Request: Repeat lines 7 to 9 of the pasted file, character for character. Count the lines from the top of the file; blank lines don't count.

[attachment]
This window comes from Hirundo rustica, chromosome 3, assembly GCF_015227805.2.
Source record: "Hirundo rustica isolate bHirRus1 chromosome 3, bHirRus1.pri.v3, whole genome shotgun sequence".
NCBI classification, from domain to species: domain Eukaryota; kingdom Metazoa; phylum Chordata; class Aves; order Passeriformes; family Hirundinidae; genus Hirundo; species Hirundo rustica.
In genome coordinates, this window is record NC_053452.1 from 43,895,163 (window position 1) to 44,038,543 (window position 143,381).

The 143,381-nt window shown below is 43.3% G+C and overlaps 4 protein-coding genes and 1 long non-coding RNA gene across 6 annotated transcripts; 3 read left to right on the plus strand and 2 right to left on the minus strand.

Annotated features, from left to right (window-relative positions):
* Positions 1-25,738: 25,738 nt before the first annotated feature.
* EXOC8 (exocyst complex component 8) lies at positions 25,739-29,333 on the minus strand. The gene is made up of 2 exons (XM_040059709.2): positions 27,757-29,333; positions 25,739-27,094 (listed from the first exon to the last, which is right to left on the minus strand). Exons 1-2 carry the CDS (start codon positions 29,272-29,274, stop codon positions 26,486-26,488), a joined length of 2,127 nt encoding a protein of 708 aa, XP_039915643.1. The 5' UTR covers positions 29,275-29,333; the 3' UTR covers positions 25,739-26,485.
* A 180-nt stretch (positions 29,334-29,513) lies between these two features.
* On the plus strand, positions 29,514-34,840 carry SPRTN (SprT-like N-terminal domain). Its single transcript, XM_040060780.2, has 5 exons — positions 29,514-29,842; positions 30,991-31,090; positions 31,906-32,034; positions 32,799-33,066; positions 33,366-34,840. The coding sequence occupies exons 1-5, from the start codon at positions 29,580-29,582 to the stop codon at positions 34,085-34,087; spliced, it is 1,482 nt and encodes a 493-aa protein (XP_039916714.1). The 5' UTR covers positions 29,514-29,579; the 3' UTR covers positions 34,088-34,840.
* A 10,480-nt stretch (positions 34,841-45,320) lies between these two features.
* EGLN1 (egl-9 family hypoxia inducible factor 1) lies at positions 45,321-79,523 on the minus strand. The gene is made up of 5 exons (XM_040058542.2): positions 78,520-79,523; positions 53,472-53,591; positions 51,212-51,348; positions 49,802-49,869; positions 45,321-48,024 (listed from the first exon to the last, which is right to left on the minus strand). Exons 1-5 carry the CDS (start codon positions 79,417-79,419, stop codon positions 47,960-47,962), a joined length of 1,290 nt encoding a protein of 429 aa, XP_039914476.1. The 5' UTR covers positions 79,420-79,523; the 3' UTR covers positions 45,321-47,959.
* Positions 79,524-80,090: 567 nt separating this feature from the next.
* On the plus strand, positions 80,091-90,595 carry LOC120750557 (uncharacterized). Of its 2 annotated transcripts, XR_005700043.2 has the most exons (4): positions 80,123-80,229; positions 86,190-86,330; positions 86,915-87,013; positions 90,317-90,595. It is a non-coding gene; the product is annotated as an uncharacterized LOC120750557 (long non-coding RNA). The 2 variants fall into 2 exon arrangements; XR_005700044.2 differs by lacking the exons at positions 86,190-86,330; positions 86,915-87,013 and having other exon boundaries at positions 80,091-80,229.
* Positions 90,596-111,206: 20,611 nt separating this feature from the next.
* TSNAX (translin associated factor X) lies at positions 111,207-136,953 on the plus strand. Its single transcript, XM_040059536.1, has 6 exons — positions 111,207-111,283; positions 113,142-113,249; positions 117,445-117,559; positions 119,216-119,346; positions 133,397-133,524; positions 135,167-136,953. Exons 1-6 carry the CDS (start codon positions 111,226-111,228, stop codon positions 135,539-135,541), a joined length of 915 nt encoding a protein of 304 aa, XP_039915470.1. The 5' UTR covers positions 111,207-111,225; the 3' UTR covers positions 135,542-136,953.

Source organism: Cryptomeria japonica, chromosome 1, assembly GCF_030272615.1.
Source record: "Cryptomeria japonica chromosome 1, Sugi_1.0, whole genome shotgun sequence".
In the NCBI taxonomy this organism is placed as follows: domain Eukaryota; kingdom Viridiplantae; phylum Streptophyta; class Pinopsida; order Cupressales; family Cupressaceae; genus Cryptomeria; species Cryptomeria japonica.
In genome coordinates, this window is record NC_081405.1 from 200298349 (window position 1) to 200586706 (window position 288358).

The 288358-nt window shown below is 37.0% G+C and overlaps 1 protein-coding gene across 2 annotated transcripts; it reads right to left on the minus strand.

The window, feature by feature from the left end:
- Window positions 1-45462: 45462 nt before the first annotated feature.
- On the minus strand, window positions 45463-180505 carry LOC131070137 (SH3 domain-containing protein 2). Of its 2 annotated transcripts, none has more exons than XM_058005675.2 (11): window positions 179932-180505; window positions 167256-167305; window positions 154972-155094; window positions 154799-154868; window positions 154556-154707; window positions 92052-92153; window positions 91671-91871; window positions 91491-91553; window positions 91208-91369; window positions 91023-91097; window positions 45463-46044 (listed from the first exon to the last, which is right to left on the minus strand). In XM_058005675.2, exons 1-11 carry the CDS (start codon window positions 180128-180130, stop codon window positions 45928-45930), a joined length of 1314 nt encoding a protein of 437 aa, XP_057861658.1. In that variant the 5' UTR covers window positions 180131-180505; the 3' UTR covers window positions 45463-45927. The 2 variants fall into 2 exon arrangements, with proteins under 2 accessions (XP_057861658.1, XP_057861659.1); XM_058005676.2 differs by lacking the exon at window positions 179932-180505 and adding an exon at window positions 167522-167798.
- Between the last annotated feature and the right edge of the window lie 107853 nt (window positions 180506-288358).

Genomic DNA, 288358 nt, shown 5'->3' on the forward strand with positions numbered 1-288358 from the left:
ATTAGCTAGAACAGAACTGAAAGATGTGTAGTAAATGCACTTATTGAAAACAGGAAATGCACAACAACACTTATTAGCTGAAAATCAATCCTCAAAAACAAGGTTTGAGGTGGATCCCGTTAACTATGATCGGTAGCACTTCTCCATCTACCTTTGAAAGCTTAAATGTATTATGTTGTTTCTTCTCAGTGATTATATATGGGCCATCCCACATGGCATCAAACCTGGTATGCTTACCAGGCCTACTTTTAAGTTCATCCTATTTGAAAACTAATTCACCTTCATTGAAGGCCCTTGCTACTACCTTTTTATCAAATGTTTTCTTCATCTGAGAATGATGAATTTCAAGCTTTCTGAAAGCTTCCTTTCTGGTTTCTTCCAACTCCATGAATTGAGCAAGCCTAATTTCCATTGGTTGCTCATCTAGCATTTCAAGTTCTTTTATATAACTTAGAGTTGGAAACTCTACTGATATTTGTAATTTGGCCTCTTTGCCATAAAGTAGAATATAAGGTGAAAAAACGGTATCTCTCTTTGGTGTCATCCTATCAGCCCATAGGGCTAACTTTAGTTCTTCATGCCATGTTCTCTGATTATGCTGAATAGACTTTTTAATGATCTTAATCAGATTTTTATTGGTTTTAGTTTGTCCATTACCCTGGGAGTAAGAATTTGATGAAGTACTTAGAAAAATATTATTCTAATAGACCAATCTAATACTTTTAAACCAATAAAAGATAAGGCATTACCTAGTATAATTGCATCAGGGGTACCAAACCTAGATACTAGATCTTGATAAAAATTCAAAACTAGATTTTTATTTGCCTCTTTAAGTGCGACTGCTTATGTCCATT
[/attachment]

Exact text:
* Positions 1-25,738: 25,738 nt before the first annotated feature.
* EXOC8 (exocyst complex component 8) lies at positions 25,739-29,333 on the minus strand. The gene is made up of 2 exons (XM_040059709.2): positions 27,757-29,333; positions 25,739-27,094 (listed from the first exon to the last, which is right to left on the minus strand). Exons 1-2 carry the CDS (start codon positions 29,272-29,274, stop codon positions 26,486-26,488), a joined length of 2,127 nt encoding a protein of 708 aa, XP_039915643.1. The 5' UTR covers positions 29,275-29,333; the 3' UTR covers positions 25,739-26,485.
* A 180-nt stretch (positions 29,334-29,513) lies between these two features.